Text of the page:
So how does the M16 stack up? Well, I’m sure for many the tip down carry and Auto LAWKS will be mild to moderate turn offs. It is not that hard to use, and some people have managed to disable the secondary locking system. Auto LAWKS aside, this is a good budget EDC option. I would avoid any AUS 4 versions and recommend acquiring the knife in AUS 8 steel or better.
At the end of the day there is a lot to like about the M16. It is one of CRKT’s oldest and most popular designs. The snappy deployment is a lot of fun and the fit and finish is nice. There are many different colors, blade shapes, and configurations so there is some element of collect-ability here as well. All in all the knife is solid and the price is right. Recommended if you secure one in AUS 8 steel or better.
- Safe And Secure: Automated liner safety provides extra layer of lock security
- Cutting Power: Triple Point serrations cut fibrous materials with ease
- Strong And Lightweight: Glass reinforced nylon handle is durable and lightweight
- Designed by Kit Carson in Vine Grove, Kentucky
- Limited Lifetime Warranty covers any defects in materials or workmanship, see company site for details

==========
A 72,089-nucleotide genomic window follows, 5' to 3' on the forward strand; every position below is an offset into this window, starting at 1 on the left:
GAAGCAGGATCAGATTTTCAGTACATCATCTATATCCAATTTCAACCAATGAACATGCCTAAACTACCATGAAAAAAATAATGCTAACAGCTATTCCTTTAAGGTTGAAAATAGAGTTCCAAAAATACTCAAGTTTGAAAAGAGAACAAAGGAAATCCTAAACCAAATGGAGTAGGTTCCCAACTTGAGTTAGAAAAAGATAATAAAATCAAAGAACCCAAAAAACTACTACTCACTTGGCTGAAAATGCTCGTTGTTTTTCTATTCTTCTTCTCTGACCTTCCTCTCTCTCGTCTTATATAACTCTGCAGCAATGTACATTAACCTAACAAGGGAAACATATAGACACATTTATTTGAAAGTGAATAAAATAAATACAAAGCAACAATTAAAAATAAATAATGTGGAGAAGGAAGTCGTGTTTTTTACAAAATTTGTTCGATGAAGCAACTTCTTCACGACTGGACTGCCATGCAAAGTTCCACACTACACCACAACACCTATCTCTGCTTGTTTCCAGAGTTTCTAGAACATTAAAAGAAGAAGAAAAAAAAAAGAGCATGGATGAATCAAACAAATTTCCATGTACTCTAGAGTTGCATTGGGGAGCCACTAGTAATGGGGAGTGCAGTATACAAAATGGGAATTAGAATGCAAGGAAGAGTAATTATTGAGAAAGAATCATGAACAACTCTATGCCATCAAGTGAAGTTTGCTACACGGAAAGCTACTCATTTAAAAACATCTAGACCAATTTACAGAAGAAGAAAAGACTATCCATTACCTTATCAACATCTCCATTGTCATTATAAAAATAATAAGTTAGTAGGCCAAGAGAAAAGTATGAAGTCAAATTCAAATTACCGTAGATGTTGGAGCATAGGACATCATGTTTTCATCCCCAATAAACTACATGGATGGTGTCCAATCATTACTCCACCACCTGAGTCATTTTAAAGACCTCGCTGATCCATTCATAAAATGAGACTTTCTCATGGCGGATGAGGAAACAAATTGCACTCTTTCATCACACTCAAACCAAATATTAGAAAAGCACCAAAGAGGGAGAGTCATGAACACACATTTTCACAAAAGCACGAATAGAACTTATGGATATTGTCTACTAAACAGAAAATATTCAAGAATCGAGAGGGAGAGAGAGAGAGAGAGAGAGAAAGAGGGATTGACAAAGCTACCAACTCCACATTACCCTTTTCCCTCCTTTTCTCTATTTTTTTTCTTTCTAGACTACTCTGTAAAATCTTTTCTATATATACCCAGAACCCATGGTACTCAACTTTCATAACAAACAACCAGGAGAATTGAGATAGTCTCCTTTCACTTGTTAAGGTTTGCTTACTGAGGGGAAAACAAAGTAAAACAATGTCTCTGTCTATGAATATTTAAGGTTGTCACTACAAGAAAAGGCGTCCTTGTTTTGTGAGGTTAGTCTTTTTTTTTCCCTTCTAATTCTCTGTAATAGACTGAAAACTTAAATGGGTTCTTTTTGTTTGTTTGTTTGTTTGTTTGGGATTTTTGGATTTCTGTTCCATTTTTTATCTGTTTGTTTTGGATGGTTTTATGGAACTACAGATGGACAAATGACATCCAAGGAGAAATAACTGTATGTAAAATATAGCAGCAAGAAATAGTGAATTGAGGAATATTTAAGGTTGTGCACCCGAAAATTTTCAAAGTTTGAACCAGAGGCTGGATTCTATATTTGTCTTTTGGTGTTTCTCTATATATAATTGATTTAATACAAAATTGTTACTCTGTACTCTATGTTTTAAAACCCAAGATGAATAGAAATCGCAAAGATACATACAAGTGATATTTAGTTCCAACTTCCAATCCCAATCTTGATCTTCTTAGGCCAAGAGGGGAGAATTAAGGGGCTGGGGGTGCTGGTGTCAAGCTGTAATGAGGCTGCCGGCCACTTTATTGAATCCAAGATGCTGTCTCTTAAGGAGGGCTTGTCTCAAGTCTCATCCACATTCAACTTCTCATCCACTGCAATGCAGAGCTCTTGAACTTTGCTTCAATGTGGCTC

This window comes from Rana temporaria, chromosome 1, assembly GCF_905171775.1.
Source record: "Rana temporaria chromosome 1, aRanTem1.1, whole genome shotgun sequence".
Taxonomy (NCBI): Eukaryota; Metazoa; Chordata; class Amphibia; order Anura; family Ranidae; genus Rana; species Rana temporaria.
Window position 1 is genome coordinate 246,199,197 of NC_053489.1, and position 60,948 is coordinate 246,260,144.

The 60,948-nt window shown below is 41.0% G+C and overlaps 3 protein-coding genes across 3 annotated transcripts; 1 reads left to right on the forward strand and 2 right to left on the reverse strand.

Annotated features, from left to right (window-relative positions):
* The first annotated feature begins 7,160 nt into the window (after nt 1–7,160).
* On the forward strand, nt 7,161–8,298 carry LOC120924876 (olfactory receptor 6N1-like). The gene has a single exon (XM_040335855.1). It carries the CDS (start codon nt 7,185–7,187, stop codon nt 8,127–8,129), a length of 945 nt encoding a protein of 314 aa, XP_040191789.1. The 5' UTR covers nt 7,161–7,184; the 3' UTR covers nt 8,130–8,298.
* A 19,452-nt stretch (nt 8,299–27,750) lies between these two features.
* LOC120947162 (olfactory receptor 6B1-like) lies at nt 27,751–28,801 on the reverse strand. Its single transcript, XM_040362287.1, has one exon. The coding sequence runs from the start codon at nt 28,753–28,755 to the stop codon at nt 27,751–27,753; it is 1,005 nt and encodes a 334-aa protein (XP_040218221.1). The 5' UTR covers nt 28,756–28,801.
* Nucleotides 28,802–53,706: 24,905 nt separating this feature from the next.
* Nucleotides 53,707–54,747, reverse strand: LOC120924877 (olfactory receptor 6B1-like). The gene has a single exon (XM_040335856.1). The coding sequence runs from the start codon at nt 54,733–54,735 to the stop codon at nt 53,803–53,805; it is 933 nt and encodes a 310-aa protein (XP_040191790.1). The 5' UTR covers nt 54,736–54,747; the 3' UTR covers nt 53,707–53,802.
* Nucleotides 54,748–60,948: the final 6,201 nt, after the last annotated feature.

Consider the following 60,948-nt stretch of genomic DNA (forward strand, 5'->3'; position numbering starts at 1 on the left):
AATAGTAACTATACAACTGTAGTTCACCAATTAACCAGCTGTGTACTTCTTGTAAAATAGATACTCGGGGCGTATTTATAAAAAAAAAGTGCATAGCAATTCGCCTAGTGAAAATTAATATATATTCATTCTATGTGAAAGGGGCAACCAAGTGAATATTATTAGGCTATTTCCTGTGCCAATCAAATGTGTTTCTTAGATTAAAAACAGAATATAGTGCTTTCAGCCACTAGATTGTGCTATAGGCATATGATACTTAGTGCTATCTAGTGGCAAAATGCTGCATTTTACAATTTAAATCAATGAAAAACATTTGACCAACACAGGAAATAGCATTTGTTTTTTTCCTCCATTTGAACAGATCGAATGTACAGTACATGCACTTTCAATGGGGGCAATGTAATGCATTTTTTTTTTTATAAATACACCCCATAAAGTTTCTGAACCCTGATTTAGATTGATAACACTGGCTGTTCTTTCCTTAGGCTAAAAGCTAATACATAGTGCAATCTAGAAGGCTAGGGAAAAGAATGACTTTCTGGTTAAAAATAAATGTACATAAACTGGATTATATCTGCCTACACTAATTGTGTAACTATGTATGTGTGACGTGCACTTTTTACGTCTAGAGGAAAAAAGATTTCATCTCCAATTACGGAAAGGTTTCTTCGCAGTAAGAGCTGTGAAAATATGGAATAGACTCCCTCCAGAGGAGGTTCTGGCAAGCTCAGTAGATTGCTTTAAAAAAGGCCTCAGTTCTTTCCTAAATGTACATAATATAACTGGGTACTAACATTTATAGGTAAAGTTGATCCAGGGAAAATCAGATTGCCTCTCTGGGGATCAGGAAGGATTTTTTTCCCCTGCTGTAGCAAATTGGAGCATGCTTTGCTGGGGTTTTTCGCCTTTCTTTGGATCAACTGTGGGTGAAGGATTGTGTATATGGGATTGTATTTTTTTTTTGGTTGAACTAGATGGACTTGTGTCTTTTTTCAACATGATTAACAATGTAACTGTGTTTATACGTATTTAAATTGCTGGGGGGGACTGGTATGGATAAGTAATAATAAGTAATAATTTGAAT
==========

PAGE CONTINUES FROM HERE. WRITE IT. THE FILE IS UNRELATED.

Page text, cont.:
I recommend buying the M16 at Amazon or BladeHQ. Please consider that purchasing anything through any of the links on this website helps support BladeReviews.com, and keeps the site going. As always, any and all support is greatly appreciated. Thank you very much.
Yeah, a good knife is the result of a proper combination of attributes. It really doesn’t take a lot ruin even the best design in the world. I have an older pre-autoLAWKS m16-13z. I carried it for a few months and it served decently until the pocket clip screws worked their way out. I got replacement screws and tightened but it was even less time for it to happen again, and it got replaced with a Kershaw. I really love the grips on these guys, blade shape, and the design save the LAWKS. I think the auto system is unnecessary. Steel wasn’t so much an issue for me, but it was a limited carry for me too, and half serrated at that. I never knew the blade steel on this. AUS4… Man, I thought it was one of the chinese steels that CRKT helped bring into the main stream. Also, my wife had a smaller tanto version of this knife. It literally fell apart.
RK, not sure how old your M16 was but the older ones came in AUS 8 (and some other steels). I carried my small one without issue for a year’s worth of carry at least and it held up pretty well. To be honest I wasn’t super excited about writing this review, since it’s one of my more negative ones but I felt like it needed to be written and I had the knife in front of me. As always, thanks for stopping by!
Being able to call a dog a dog simply means that you’re not a sellout, Dan. Too many reviewers will only say nice things so they get paid and get neat gear for free. Honesty makes our words valuable.